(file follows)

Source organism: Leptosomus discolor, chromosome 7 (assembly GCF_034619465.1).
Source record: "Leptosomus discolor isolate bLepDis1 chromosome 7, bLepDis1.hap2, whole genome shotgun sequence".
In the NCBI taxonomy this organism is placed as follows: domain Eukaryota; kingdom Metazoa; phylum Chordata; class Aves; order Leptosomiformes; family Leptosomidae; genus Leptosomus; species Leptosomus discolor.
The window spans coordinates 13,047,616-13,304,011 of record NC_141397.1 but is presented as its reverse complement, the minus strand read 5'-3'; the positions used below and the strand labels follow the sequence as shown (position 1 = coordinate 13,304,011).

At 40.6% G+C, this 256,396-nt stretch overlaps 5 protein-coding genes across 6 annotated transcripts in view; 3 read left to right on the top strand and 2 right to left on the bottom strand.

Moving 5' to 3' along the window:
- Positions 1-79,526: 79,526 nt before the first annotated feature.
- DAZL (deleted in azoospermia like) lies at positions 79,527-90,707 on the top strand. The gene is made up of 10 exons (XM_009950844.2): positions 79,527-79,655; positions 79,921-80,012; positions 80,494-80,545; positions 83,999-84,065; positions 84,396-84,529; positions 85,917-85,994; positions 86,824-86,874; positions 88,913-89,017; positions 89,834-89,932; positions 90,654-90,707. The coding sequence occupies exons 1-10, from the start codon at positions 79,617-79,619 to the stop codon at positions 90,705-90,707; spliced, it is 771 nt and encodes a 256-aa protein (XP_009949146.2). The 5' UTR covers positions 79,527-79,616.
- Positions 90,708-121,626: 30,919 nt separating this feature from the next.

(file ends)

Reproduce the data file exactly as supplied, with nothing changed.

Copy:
Source organism: Leptosomus discolor, chromosome 7 (assembly GCF_034619465.1).
Source record: "Leptosomus discolor isolate bLepDis1 chromosome 7, bLepDis1.hap2, whole genome shotgun sequence".
In the NCBI taxonomy this organism is placed as follows: domain Eukaryota; kingdom Metazoa; phylum Chordata; class Aves; order Leptosomiformes; family Leptosomidae; genus Leptosomus; species Leptosomus discolor.
The window spans coordinates 13,047,616-13,304,011 of record NC_141397.1 but is presented as its reverse complement, the minus strand read 5'-3'; the positions used below and the strand labels follow the sequence as shown (position 1 = coordinate 13,304,011).

At 40.6% G+C, this 256,396-nt stretch overlaps 5 protein-coding genes across 6 annotated transcripts in view; 3 read left to right on the top strand and 2 right to left on the bottom strand.

Moving 5' to 3' along the window:
- Positions 1-79,526: 79,526 nt before the first annotated feature.
- DAZL (deleted in azoospermia like) lies at positions 79,527-90,707 on the top strand. The gene is made up of 10 exons (XM_009950844.2): positions 79,527-79,655; positions 79,921-80,012; positions 80,494-80,545; positions 83,999-84,065; positions 84,396-84,529; positions 85,917-85,994; positions 86,824-86,874; positions 88,913-89,017; positions 89,834-89,932; positions 90,654-90,707. The coding sequence occupies exons 1-10, from the start codon at positions 79,617-79,619 to the stop codon at positions 90,705-90,707; spliced, it is 771 nt and encodes a 256-aa protein (XP_009949146.2). The 5' UTR covers positions 79,527-79,616.
- Positions 90,708-121,626: 30,919 nt separating this feature from the next.